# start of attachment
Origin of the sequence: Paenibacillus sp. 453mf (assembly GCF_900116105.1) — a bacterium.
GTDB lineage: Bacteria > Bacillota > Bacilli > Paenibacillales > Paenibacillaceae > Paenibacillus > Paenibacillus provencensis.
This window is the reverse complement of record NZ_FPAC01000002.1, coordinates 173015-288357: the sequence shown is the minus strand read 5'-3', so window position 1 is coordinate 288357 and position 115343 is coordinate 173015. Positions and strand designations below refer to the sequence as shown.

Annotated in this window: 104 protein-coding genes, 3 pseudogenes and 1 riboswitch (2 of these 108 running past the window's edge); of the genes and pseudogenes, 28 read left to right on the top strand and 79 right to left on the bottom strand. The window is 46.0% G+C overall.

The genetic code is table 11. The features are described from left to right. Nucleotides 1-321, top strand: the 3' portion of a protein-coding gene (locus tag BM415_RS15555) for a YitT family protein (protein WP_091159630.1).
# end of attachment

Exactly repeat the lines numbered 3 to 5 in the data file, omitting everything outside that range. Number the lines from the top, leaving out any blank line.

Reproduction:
This window is the reverse complement of record NZ_FPAC01000002.1, coordinates 173015-288357: the sequence shown is the minus strand read 5'-3', so window position 1 is coordinate 288357 and position 115343 is coordinate 173015. Positions and strand designations below refer to the sequence as shown.

Annotated in this window: 104 protein-coding genes, 3 pseudogenes and 1 riboswitch (2 of these 108 running past the window's edge); of the genes and pseudogenes, 28 read left to right on the top strand and 79 right to left on the bottom strand. The window is 46.0% G+C overall.

The genetic code is table 11. The features are described from left to right. Nucleotides 1-321, top strand: the 3' portion of a protein-coding gene (locus tag BM415_RS15555) for a YitT family protein (protein WP_091159630.1).